Welfare Effects of Subsidizing a Dead-End Network of Less Polluting Vehicles
Overcoming a technological lock-in by means of governmental intervention may be welfare enhancing, even if the implemented technology will be replaced by a better one at a certain time in the future. This holds, if the environmental externality of the implemented technology is small relative to that of the established technology and/or if the network effect of the installed base of service stations is small. If consumers’ and politicians’ discounting of future payoffs is high, the implementation even of dead-end technologies could be sensible, but policy makers with higher preferences for future payoffs may decide not to overcome lock-in by a new green, but dead-end technology. Governments promoting alternatives to gasoline-driven vehicles must be aware of opposing welfare effects for open-ended and dead-end technologies. Copyright Springer Science+Business Media New York 2014
(This abstract was borrowed from another version of this item.)
|Date of creation:||Oct 2013|
|Date of revision:|
|Contact details of provider:|| Postal: Universitätsstr. 14-16, 48143 Münster|
Phone: 02 51 / 83-2 29 10
Fax: 02 51 / 83-2 83 99
Web page: https://www.wiwi.uni-muenster.de/ivm/
More information through EDIRC
Please report citation or reference errors to , or , if you are the registered author of the cited work, log in to your RePEc Author Service profile, click on "citations" and make appropriate adjustments.:
- Maik Schneider & Burkhard Schade, 2003. "Innovation Process "Fuel Cell Vehicle": What Strategy Promises To Be Most Successful?," Computing in Economics and Finance 2003 166, Society for Computational Economics.
- Proost, Stef & Van Dender, Kurt, 2012. "Energy and environment challenges in the transport sector," Economics of Transportation, Elsevier, vol. 1(1), pages 77-87.
- Greaker Mads & Heggedal Tom-Reiel, 2010. "Lock-In and the Transition to Hydrogen Cars: Should Governments Intervene?," The B.E. Journal of Economic Analysis & Policy, De Gruyter, vol. 10(1), pages 1-30, May.
- Eftichios Sartzetakis & Panagiotis Tsigaris, 2005. "Environmental Externalities in the Presence of Network Effects: Adoption of Low Emission Technologies in the Automobile Market," Journal of Regulatory Economics, Springer, vol. 28(3), pages 309-326, November.
- Economides, Nicholas, 1996.
"The economics of networks,"
International Journal of Industrial Organization,
Elsevier, vol. 14(6), pages 673-699, October.
- Witt, Ulrich, 1997. ""Lock-in" vs. "critical masses" -- Industrial change under network externalities," International Journal of Industrial Organization, Elsevier, vol. 15(6), pages 753-773, October.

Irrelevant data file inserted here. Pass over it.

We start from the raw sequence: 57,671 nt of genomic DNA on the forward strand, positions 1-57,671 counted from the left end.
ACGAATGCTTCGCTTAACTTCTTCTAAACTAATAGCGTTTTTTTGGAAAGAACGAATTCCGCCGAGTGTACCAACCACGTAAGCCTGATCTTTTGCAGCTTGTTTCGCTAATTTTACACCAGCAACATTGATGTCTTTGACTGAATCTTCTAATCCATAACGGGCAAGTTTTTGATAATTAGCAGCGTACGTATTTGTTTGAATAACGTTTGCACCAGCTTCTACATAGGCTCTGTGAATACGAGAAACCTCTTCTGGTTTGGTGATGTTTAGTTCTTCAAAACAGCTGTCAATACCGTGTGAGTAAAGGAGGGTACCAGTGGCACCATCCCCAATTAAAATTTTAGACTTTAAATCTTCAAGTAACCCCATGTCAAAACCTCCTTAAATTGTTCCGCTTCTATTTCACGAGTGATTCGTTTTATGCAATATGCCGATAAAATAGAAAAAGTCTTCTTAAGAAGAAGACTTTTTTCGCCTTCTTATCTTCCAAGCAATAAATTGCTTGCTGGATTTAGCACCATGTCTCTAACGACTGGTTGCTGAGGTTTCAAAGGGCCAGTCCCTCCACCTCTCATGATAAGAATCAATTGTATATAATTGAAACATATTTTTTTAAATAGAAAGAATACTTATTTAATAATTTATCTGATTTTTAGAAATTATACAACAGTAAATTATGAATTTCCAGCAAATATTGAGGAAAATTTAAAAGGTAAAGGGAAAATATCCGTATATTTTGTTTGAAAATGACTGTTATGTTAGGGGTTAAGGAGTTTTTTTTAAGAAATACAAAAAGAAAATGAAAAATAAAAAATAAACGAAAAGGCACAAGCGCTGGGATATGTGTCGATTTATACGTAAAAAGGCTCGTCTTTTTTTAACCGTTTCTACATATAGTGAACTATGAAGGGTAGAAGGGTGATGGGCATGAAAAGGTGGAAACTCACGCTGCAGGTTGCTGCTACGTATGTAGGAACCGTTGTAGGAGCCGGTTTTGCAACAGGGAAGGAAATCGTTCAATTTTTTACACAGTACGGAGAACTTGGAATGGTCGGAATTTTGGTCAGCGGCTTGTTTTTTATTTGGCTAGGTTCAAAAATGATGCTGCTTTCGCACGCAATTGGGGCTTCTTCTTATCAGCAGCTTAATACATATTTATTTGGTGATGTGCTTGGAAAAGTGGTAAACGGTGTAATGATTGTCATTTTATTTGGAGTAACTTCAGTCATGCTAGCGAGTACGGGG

- Georg Hirte & Stefan Tscharaktschiew, 2012. "The optimal subsidy on electric vehicles in a metropolitan area - a SCGE study for Germany," ERSA conference papers ersa12p324, European Regional Science Association.
- Klaus Conrad, 2009. "Engines Powered by Renewable Energy, the Network of Filling Stations and Compatibility Decisions," Journal of Economics and Statistics (Jahrbuecher fuer Nationaloekonomie und Statistik), Justus-Liebig University Giessen, Department of Statistics and Economics, vol. 229(4), pages 362-381, August.
- David, Paul A, 1985. "Clio and the Economics of QWERTY," American Economic Review, American Economic Association, vol. 75(2), pages 332-37, May.
- Daniel Birke, 2008.
"The economics of networks - A survey of the empirical literature,"
22, Industrial Economics Division.
- Daniel Birke, 2009. "The Economics Of Networks: A Survey Of The Empirical Literature," Journal of Economic Surveys, Wiley Blackwell, vol. 23(4), pages 762-793, 09.
- Arthur, W Brian, 1989. "Competing Technologies, Increasing Returns, and Lock-In by Historical Events," Economic Journal, Royal Economic Society, vol. 99(394), pages 116-31, March.
- Small, Kenneth A., 2012.
"Energy policies for passenger motor vehicles,"
Transportation Research Part A: Policy and Practice,
Elsevier, vol. 46(6), pages 874-889.
- Malte Schwoon, 2006. "A Tool to Optimize the Initial Distribution of Hydrogen Filling Stations," Working Papers FNU-110, Research unit Sustainability and Global Change, Hamburg University, revised Jun 2006.
- William D. Nordhaus, 2007. "A Review of the Stern Review on the Economics of Climate Change," Journal of Economic Literature, American Economic Association, vol. 45(3), pages 686-702, September.
When requesting a correction, please mention this item's handle: RePEc:mut:wpaper:20. See general information about how to correct material in RePEc.
For technical questions regarding this item, or to correct its authors, title, abstract, bibliographic or download information, contact: (Birgit Rueschenschmidt)
If references are entirely missing, you can add them using this form.